The State of the Worlds Indigenous Peoples
The United Nations is commonly seen as one of humankinds’ most ambitious projects, striving to attain human rights, development and peace and security for all. In many ways, the ambitious, lofty nature of its goals is both the United Nations greatest strength and its greatest challenge. Despite unprecedented progress made during the United Nations first sixty years, there remains a lingering frustration that the poorest of the poor, the most marginalized and discriminated against, still do not enjoy their basic human rights, development or security. Indigenous peoples concerns have not always been represented at the United Nations and, for the first decades of existence of the Organization, their voices were not heard there. This has slowly changed and the United Nations system has, in recent years, taken a number of steps to atone for past oversights, increasingly building partnerships with indigenous peoples. There has been a vigorous and dynamic interface between indigenous peoples numbering more than 370million in some 90 countries and the United Nations, an interface which, difficult as it is, has produced at least three results: a) a new awareness of indigenous peoples concerns and human rights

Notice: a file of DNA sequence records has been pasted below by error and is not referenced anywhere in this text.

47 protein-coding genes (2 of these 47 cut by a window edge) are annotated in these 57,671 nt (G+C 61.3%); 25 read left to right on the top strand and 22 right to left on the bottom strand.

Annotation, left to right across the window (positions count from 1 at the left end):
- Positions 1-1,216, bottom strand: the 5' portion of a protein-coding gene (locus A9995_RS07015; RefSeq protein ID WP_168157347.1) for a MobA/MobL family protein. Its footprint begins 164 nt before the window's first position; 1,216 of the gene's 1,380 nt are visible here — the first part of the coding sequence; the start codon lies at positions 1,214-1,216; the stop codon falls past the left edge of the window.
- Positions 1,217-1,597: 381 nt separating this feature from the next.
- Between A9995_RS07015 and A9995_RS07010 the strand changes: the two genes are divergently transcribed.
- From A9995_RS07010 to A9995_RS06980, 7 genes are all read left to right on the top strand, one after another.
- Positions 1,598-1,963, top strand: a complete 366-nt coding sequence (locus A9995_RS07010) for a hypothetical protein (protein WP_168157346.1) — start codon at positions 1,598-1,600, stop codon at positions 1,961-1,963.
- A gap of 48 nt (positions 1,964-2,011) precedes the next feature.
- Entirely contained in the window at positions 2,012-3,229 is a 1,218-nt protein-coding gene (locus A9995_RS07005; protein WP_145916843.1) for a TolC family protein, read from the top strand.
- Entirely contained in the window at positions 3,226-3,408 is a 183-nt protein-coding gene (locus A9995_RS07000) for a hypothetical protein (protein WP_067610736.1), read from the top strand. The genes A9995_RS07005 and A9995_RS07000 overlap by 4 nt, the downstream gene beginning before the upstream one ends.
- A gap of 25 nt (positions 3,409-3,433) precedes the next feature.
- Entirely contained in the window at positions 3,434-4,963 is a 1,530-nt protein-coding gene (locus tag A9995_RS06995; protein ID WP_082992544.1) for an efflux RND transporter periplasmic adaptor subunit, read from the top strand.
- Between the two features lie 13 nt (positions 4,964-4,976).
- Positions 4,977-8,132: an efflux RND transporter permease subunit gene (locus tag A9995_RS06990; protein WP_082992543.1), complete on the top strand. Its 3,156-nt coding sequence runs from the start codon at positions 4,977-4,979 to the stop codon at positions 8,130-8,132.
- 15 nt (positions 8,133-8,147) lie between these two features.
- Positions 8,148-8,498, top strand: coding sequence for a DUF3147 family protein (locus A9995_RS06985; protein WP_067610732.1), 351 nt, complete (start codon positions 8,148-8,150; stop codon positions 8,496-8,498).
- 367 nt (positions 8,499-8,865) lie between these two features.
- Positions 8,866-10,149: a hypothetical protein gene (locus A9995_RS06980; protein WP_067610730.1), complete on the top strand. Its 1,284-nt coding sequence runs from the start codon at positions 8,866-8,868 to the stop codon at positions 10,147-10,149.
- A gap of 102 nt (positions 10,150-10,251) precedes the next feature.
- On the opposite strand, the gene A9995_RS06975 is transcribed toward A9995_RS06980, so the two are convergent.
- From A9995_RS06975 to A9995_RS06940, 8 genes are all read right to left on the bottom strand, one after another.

b) recognition of indigenous peoples invaluable contribution to humanity’s cultural diversity and heritage, not least through their traditional knowledge
and c) an awareness of the need to address the issues of indigenous peoples through policies, legislation and budgets. Along with the movements for decolonization and human rights, as well as the women’s and environmental movements, the indigenous movement has been one of the most active civil society interlocutors of the United Nations since 1945.